DOGMATIC AND SCHOLASTIC - THE VARIOUS QUESTIONS CONNECTED WITH IT CONSIDERED AND PROVED.
CHAPTER IV. part 2. IT IS PROVED FROM THE SCRIPTURE— FROM THE OLD TESTAMENT.
It does not follow, from the words of Machabees, "For if he had not hoped that that were slain should rise again, it would have seemed superfluous and vain to pray for the dead," that the soul dies with the body and is raised with it to life again. The mind of the sacred writer is to prove, from the "resurrection of the body the immortality of the soul, which he says can be assisted by our prayers, if it is not free from every stain of sin. It was the custom . among the Jews to connect the dogma of the resurrection with the immortality of the soul. To admit one was to admit the other; and, on the other hand,, to deny one was to deny the other. , This was not unreasonable; for, as the soul is a part of man, it is only natural to conclude that the providence of God, Who disposes all things in the utmost order, would not oblige the soul to live for ever without the body, the partner of its labours. Hence, to prove the resurrection of the dead to the Sadducees, who denied it, our Lord uses these words of Exodus 3:6 " I am the God of Abraham, and the God of Isaac, and the God of Jacob," to which He adds from Himself: " He is not the God of the dead, but of the living.'' (Matt, xxii., 32.) because the soul lives after the death of the body, (for He is the God of the living), He argues the resurrection. He supposes one dogma to follow the other, as did the Jews. The connection in this text is this: because He is the God of Abraham, Isaac, and Jacob, whose souls are not dead but living, the body shall rise again. In a similar sense St. Paul speaks when he says : " What doth it profit me if the dead rise not again ? Let us eat and drink, for to morrow we shall die."( I Cor. xv. 32.) The apostle tells us we may live like the impious, who have no faith in the resurrection, and clearly pre-supposes the soul to be mortal, unless the body rise again. For, if he presupposed the soul to be immortal without the resurrection, it would be for its eternal profit to lead a good life and to practice mortification. Hence Christ and His apostles speak on the hypothesis, as in use among the Jews, that the soul is mortal, unless the dead rise again ; and it is on the same hypothesis the historian of the Machabees writes, when he describes it to be superfluous and vain to pray for the dead without hope in their resurrection.
It will be of no advantage to those who dissent from the doctrine of Purgatory to say that the whole text, if canonical, would show that our prayers are also of advantage to those who die in mortal sin, as they for whom Judas wished to offer sacrifice died in this deplorable state. This conclusion is come to, because, " under the coats of the slain," were found "the donaries of the idols," which the Jews were forbidden to covet or appropriate. (Deut. vii. 25) In a word, it may be objected to us that the text proves too much, and consequently, according to the philosophical adage, that it proves nothing. The least reflection will show us how futile is this objection. What proof have we that those soldiers died in mortal sin ? They may have been in bona fide ignorance of the law prohibiting them from taking or appropriating such donaries. Or, if they were aware of it, they may have repented for their crime, when the vengeance of God overtook them and before they breathed their last. Moreover, it may be, that they took these things through mere avarice, which may be only a venial sin. It was the part of a charitable and pious man, such as Judas Macchabaeus, to presume that one or other of these excuses was in their favour and exempted them from eternal damnation.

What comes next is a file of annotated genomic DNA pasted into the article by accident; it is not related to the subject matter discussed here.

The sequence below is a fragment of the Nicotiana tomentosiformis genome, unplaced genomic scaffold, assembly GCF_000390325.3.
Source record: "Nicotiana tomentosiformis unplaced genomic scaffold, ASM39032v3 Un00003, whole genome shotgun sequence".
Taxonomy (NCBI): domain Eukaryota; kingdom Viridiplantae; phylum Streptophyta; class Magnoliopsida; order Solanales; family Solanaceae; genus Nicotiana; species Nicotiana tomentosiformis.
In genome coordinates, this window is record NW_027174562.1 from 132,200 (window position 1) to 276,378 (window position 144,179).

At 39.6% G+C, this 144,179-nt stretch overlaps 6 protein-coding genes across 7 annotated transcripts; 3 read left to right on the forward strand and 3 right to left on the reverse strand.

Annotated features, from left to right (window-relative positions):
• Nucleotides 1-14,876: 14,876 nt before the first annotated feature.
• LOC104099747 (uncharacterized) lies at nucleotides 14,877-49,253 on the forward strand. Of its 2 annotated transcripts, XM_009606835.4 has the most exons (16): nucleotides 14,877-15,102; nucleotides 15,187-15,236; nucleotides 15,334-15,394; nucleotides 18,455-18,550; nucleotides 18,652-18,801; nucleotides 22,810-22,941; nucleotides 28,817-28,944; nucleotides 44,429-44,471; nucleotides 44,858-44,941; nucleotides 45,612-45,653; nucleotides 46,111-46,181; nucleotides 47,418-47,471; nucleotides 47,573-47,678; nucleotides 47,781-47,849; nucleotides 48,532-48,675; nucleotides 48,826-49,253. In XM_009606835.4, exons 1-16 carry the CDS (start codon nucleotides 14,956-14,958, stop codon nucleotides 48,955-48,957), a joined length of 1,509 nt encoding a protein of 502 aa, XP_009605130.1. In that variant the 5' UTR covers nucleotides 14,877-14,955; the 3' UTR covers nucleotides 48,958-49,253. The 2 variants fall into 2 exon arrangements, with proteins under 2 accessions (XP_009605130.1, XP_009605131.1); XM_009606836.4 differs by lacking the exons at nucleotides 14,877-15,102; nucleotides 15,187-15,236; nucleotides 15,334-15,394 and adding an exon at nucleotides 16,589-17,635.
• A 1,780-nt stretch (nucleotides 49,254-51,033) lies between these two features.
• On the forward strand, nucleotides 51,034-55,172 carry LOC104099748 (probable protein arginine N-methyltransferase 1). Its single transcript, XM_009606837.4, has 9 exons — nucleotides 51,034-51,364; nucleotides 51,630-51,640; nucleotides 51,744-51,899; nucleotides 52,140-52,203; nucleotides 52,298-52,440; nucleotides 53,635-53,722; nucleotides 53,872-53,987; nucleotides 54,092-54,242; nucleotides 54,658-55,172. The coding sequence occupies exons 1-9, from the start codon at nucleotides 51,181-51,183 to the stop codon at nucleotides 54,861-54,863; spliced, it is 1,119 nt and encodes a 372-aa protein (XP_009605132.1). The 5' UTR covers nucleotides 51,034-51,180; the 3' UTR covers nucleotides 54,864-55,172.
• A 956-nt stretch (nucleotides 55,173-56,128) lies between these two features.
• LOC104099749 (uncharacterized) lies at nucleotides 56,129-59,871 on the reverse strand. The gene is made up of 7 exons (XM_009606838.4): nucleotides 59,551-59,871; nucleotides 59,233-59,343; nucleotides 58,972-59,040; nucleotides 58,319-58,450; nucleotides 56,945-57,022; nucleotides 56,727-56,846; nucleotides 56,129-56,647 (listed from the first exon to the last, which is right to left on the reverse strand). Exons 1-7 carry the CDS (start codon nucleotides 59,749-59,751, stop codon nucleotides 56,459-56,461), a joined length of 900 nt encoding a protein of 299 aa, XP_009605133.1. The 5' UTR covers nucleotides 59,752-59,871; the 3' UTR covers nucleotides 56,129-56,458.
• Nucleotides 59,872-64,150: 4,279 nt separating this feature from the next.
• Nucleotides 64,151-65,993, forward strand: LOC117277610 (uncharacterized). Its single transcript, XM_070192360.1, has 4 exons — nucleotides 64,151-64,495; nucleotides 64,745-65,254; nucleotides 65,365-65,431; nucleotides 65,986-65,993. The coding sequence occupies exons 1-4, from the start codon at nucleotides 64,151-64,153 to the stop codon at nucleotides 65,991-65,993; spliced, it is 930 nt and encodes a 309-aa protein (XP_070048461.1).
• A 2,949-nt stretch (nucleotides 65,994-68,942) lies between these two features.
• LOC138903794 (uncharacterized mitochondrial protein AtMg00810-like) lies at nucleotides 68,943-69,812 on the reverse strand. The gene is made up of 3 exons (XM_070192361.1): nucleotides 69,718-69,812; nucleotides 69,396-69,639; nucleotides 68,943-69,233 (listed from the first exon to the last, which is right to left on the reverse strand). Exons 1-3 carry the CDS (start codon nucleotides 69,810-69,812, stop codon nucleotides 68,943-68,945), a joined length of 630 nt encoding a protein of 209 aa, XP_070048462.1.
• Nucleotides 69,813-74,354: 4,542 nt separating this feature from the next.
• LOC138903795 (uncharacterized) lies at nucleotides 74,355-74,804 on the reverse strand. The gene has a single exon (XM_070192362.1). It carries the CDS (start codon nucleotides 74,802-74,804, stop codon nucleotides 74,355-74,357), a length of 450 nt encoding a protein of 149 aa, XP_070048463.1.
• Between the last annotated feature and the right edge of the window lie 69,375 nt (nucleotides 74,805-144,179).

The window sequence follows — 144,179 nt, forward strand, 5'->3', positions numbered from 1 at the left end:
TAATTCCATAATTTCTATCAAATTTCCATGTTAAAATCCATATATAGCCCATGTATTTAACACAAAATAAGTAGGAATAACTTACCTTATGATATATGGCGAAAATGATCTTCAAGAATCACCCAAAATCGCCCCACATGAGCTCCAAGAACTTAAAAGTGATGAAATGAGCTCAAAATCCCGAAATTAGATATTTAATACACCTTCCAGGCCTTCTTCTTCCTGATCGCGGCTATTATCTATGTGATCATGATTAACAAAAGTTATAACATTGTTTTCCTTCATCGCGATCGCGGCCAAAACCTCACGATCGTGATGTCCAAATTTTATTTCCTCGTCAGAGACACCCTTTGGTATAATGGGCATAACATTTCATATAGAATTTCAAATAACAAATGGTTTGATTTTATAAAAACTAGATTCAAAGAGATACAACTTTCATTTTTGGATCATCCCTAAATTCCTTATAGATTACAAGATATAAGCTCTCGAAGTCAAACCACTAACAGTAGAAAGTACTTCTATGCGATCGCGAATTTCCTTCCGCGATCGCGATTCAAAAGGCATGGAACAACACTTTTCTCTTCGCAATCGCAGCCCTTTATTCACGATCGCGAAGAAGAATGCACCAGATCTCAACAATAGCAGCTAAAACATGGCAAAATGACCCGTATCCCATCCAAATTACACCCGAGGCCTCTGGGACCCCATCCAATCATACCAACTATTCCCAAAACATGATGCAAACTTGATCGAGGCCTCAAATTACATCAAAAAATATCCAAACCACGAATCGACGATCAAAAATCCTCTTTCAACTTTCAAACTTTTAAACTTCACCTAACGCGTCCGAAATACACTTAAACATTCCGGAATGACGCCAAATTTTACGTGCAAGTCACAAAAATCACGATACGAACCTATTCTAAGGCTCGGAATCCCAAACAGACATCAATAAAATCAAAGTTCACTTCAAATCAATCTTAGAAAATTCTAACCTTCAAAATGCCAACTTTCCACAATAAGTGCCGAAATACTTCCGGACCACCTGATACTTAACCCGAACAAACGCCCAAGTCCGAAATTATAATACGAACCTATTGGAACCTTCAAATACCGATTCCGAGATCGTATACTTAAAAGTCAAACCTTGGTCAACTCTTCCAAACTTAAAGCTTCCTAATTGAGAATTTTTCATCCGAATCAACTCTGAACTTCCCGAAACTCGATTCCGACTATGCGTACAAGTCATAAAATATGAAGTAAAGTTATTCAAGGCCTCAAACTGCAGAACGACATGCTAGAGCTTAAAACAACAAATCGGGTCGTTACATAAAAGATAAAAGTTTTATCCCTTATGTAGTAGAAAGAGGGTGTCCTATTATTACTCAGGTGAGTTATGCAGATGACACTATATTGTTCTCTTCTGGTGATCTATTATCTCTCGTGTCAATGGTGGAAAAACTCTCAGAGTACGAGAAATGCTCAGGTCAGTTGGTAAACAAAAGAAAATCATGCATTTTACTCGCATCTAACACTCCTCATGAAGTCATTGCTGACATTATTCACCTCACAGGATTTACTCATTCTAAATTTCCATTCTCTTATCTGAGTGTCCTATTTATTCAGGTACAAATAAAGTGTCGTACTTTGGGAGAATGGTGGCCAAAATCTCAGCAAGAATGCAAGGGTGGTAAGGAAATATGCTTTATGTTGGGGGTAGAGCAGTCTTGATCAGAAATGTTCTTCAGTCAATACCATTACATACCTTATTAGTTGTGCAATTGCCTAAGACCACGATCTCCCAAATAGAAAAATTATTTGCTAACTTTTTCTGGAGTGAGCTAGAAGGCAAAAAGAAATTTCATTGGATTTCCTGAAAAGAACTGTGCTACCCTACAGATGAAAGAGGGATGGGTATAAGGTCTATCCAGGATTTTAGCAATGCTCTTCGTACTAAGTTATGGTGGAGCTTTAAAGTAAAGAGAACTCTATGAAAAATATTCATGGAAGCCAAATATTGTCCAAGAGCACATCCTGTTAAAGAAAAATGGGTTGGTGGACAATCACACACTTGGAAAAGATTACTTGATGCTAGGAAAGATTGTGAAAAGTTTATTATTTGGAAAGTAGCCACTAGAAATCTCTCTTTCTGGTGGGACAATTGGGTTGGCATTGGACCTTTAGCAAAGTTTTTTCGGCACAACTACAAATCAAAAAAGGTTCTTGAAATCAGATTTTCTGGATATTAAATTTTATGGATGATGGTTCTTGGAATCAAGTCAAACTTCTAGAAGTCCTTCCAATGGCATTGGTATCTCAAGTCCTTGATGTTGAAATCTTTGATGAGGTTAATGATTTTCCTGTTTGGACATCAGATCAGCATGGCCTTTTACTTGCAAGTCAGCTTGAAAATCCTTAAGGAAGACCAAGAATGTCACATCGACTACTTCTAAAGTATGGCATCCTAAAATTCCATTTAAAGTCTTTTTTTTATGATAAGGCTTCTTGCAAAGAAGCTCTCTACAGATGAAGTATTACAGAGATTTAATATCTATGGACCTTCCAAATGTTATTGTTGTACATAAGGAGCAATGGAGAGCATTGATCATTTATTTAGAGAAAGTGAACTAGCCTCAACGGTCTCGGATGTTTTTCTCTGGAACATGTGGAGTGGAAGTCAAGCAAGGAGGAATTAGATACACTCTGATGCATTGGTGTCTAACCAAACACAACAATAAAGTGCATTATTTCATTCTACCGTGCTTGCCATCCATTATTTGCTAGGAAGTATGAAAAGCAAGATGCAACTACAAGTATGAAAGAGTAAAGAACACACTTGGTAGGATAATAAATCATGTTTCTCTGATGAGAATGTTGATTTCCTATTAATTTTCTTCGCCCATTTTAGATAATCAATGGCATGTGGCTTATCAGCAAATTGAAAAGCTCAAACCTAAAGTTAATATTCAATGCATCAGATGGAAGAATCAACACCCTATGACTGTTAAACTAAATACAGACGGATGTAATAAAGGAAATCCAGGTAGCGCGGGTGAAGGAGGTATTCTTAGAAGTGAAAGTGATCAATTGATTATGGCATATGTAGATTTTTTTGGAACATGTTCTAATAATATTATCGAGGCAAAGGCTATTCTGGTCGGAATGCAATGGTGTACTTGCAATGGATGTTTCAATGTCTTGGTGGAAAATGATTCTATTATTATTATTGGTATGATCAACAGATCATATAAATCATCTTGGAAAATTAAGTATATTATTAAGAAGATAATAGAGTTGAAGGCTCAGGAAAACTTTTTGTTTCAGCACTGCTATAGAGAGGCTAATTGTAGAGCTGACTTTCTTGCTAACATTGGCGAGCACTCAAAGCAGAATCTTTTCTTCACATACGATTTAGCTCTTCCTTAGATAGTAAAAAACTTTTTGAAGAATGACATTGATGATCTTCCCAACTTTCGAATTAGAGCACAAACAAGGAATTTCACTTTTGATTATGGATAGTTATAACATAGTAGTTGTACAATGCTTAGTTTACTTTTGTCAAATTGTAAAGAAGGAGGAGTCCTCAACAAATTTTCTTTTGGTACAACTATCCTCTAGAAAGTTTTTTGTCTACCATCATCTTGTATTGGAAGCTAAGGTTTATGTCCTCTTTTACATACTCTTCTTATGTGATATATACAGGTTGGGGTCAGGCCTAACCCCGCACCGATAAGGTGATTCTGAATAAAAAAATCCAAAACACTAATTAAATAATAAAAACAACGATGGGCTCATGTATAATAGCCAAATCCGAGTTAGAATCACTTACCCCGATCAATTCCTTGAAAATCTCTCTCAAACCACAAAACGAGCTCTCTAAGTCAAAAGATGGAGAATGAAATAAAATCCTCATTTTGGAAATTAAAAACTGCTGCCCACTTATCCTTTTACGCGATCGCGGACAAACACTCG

II. Another proof of the belief in Purgatory in the Old Law is found in (Tobias iv. 17, 18) wherein is recorded the custom of giving alms for the dead. After saying: "Eat thy bread with the hungry and the needy, and with thy garments cover the naked ;" the " elder Tobias continues to exhort his son : " Lay out,, thy bread and thy wine upon the burial of a just man." What do these words mean ? Simply this :, after the death of a just man, give alms to the poor, that they may offer up their prayers to God in his favour. Tobias could not mean to have his son place bread and wine on his grave for the use of the just man himself. This was a Pagan custom which —we should not even suspect such a pious man to advise or encourage. If such a superstitious practice existed among the Jews in His time it would not have escaped the censure of our Divine Lord, Who so often reproved the Pharisees for lighter faults. The Fathers interpreted the words of Tobias in the same sense that we do. Let us instance St. Chrysostom, (Homil. 32, in Matt.) who asks: "Why do you call together the poor after the death of your friends ? Why do you, entreat the elders that they may pray for them ?" It was from a conviction that there was such a state as Purgatory, that the custom existed in the Church in olden times, according to which the relatives of a deceased person instituted a banquet, of which they sent some to the poor, to pray for his soul.
III. Our doctrine is further sustained by the words of Ecclesiasticus (vii. 37.) " Restrain not grace from the dead." This grace cannot be for the body of the dead, but for his soul; and how can it affect his soul but by wiping off its stains ? The sacred writer would have us afford the dead the benefit of our alms, prayers, and sacrifices ; and he wrote about two hundred years before Christ.